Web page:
Groworld: Plant Eyes v3

As well as incorporating yesterday’s cumberland extrusions, this version has growth in it – currently with each root you grow you get a bit bigger, and your perspective on the world slowly changes. This is a common topic when we’ve been talking about game design for groworld – and it’s a lot easier to implement in a 3D environment. You can use tricks like scaling the world so you can never reach the end of it, although with this demo the fog starts to get too much when you get really big.

Linux version
Windows version

Animated extrusion

Another one of the useful things to come of the groworld project should be a decent extrusion modeller/animator for fluxus – I spent this morning writing this:

You provide profile shapes and paths as lists of points, and off it goes.

Groworld: Plant Eyes

Yet another groworld game prototype, this time trying to imagine how a plant would see itself growing. We are trying to move towards ‘you are the plant’ rather than ‘you are a gardener’. The first person perspective possible with 3D might make this easier to achieve. Everything is very first pass on this, as I threw it together in an evening, but other than the camera wackiness, I quite like the feel – I think it will be easier to achieve more ambiguousness, and feeling of otherness with something like this.

Groworld: stones, sky and circuit roots

I’ve been working on the look a lot more, there is now a proper delineation between sky and ground, and the ground consists of stones which the worms crawl around behind.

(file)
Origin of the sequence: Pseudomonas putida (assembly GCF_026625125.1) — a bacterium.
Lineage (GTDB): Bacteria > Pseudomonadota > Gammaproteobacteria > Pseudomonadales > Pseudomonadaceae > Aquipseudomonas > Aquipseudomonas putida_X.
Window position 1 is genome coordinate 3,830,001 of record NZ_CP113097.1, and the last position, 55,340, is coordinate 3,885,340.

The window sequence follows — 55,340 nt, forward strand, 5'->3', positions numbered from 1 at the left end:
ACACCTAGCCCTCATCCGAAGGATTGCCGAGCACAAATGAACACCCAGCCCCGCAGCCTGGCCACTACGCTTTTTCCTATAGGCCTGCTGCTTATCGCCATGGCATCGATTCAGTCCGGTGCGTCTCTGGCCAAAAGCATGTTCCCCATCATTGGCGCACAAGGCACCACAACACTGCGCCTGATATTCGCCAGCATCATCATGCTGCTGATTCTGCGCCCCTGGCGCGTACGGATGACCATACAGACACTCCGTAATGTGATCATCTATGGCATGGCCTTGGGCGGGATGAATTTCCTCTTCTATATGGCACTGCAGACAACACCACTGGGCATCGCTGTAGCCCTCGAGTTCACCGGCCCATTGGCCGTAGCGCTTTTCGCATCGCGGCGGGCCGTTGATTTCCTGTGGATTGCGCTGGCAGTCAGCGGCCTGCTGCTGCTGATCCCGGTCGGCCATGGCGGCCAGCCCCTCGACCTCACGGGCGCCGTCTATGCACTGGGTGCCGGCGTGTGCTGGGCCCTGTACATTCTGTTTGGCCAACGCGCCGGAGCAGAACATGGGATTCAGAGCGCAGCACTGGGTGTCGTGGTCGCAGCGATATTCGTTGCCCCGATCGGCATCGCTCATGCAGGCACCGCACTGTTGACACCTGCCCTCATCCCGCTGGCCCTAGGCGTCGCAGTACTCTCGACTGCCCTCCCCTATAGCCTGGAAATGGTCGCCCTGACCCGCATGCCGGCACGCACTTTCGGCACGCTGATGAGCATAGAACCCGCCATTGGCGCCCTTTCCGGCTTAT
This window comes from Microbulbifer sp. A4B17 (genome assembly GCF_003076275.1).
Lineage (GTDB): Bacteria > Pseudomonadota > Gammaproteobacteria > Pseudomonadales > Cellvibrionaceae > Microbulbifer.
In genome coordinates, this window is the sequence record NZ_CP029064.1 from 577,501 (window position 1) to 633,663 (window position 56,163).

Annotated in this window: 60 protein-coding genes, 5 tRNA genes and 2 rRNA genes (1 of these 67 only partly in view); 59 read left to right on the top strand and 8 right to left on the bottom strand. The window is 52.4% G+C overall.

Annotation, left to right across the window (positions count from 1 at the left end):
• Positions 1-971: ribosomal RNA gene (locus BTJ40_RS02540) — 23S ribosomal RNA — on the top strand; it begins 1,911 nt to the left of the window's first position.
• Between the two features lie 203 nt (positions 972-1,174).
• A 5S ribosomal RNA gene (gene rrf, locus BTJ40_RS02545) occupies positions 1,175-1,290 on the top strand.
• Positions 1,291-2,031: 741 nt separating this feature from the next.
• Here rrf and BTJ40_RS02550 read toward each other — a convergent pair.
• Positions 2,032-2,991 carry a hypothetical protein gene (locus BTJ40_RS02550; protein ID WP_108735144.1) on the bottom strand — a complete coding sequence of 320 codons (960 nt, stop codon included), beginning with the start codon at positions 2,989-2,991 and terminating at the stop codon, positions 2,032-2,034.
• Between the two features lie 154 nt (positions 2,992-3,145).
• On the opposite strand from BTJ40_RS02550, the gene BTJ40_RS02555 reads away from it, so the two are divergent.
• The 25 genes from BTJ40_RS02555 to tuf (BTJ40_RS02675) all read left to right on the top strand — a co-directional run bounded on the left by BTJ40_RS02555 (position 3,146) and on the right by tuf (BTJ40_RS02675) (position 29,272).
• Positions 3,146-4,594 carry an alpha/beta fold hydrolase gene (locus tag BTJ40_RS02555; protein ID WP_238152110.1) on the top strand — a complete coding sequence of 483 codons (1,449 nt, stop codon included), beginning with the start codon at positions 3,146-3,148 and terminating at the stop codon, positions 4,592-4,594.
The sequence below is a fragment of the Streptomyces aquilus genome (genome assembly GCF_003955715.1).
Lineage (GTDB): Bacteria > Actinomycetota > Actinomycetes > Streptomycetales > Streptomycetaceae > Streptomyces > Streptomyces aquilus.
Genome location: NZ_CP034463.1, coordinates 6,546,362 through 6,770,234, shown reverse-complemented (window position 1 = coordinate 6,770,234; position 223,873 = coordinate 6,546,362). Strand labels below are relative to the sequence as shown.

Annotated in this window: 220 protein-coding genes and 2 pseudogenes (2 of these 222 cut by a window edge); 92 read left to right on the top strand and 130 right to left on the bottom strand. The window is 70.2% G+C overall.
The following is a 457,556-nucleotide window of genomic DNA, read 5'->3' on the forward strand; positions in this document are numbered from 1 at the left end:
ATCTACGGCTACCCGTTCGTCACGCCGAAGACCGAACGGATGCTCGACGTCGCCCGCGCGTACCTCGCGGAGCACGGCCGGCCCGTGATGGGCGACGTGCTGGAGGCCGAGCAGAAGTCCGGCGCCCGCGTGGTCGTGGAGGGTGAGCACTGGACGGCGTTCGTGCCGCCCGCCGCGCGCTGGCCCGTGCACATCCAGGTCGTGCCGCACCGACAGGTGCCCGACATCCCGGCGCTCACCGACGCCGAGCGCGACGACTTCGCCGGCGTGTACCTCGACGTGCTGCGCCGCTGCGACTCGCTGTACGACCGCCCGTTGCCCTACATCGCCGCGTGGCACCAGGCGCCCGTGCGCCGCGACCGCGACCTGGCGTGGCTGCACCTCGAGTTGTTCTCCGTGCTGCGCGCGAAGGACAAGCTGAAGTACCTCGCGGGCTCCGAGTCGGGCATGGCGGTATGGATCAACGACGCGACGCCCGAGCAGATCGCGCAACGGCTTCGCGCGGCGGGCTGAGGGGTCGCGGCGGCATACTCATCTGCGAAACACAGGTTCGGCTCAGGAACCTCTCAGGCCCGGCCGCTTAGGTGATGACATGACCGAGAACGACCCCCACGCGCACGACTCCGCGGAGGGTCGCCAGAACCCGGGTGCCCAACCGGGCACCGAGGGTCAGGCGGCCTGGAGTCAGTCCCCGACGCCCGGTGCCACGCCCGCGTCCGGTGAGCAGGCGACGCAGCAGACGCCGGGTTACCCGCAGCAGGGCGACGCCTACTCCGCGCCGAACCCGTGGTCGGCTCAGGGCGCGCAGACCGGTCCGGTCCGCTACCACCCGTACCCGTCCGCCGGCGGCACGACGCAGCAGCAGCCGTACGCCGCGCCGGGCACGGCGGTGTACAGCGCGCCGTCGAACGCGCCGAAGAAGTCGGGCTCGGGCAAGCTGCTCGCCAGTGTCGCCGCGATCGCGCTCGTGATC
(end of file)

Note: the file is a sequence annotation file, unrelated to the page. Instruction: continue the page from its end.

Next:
I’ve also had a play with some more abstract root designs:

There are also some camera controls now: w, a, s & d keys to move around, z and x to zoom in and out. There is a bit of a pause when it’s loading – as it’s doing lots of per-pixel operations on the pluggable plants at startup (which will be cached to disk for a proper release).

Linux bin
Windows bin

Groworld: plants added, better worms

I’ve slowed the worms down a great deal (although I’m not sure how fast they move from a plant’s perspective, something to mull over) and added the pluggable plants code.

I’ve also been structuring the code a bit to fit in with what I think is a model-view-controller framework, (note: without the business logic!) which seems like a good way to break games into scalable chunks you don’t get as lost trying to figure out, when things start getting more complex.

As usual, the code is here.